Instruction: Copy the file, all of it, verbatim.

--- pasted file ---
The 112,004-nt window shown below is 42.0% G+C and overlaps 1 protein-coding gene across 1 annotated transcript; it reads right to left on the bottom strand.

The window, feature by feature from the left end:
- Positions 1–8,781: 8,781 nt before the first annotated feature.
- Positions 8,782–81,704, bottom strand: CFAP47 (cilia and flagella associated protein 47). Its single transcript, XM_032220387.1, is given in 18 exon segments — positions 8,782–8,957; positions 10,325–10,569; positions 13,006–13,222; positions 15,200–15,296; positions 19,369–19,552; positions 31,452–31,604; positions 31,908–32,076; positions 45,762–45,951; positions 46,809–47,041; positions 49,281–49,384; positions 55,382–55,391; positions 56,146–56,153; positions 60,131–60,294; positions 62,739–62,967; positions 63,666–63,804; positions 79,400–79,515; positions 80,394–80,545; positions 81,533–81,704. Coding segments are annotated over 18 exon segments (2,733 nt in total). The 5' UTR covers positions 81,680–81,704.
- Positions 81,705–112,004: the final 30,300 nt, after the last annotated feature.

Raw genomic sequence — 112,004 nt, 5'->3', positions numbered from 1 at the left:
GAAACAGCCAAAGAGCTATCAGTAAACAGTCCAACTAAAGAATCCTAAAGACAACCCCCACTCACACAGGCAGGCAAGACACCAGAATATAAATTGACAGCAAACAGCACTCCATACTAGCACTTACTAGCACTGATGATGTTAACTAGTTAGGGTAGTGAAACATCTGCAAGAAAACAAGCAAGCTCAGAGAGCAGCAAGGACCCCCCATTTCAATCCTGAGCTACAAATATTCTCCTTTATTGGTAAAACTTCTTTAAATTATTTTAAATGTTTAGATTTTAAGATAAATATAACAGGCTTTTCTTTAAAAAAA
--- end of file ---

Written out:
The 112,004-nt window shown below is 42.0% G+C and overlaps 1 protein-coding gene across 1 annotated transcript; it reads right to left on the bottom strand.

The window, feature by feature from the left end:
- Positions 1–8,781: 8,781 nt before the first annotated feature.
- Positions 8,782–81,704, bottom strand: CFAP47 (cilia and flagella associated protein 47). Its single transcript, XM_032220387.1, is given in 18 exon segments — positions 8,782–8,957; positions 10,325–10,569; positions 13,006–13,222; positions 15,200–15,296; positions 19,369–19,552; positions 31,452–31,604; positions 31,908–32,076; positions 45,762–45,951; positions 46,809–47,041; positions 49,281–49,384; positions 55,382–55,391; positions 56,146–56,153; positions 60,131–60,294; positions 62,739–62,967; positions 63,666–63,804; positions 79,400–79,515; positions 80,394–80,545; positions 81,533–81,704. Coding segments are annotated over 18 exon segments (2,733 nt in total). The 5' UTR covers positions 81,680–81,704.
- Positions 81,705–112,004: the final 30,300 nt, after the last annotated feature.

Raw genomic sequence — 112,004 nt, 5'->3', positions numbered from 1 at the left:
GAAACAGCCAAAGAGCTATCAGTAAACAGTCCAACTAAAGAATCCTAAAGACAACCCCCACTCACACAGGCAGGCAAGACACCAGAATATAAATTGACAGCAAACAGCACTCCATACTAGCACTTACTAGCACTGATGATGTTAACTAGTTAGGGTAGTGAAACATCTGCAAGAAAACAAGCAAGCTCAGAGAGCAGCAAGGACCCCCCATTTCAATCCTGAGCTACAAATATTCTCCTTTATTGGTAAAACTTCTTTAAATTATTTTAAATGTTTAGATTTTAAGATAAATATAACAGGCTTTTCTTTAAAAAAA